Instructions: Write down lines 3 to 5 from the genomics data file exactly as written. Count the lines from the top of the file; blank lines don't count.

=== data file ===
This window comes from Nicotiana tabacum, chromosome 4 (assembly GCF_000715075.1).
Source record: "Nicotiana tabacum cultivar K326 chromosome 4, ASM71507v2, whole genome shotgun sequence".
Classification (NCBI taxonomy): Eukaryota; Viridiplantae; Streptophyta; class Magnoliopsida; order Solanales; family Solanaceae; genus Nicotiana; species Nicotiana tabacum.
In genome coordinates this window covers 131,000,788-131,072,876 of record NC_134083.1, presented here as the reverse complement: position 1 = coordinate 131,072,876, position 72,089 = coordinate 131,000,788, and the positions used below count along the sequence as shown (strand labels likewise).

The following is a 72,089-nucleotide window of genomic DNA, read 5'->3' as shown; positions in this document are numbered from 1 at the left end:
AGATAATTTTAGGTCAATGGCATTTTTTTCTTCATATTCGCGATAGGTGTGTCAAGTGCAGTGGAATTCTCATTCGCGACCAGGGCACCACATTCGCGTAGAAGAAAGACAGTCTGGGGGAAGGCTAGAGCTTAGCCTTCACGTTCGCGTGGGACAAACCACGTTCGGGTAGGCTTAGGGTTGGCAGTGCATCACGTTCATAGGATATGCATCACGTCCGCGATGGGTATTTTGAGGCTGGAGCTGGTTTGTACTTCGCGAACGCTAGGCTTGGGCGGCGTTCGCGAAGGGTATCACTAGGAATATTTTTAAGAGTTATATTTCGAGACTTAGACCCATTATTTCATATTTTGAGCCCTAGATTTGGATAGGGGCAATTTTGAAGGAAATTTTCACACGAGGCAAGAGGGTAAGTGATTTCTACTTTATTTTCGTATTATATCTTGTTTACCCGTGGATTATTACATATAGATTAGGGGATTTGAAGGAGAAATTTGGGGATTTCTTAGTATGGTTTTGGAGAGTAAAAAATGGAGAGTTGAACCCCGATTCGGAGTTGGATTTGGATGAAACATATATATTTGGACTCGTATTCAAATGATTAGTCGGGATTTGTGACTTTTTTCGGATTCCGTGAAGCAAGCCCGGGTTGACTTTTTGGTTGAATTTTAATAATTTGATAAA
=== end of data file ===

Classification (NCBI taxonomy): Eukaryota; Viridiplantae; Streptophyta; class Magnoliopsida; order Solanales; family Solanaceae; genus Nicotiana; species Nicotiana tabacum.
In genome coordinates this window covers 131,000,788-131,072,876 of record NC_134083.1, presented here as the reverse complement: position 1 = coordinate 131,072,876, position 72,089 = coordinate 131,000,788, and the positions used below count along the sequence as shown (strand labels likewise).

The following is a 72,089-nucleotide window of genomic DNA, read 5'->3' as shown; positions in this document are numbered from 1 at the left end: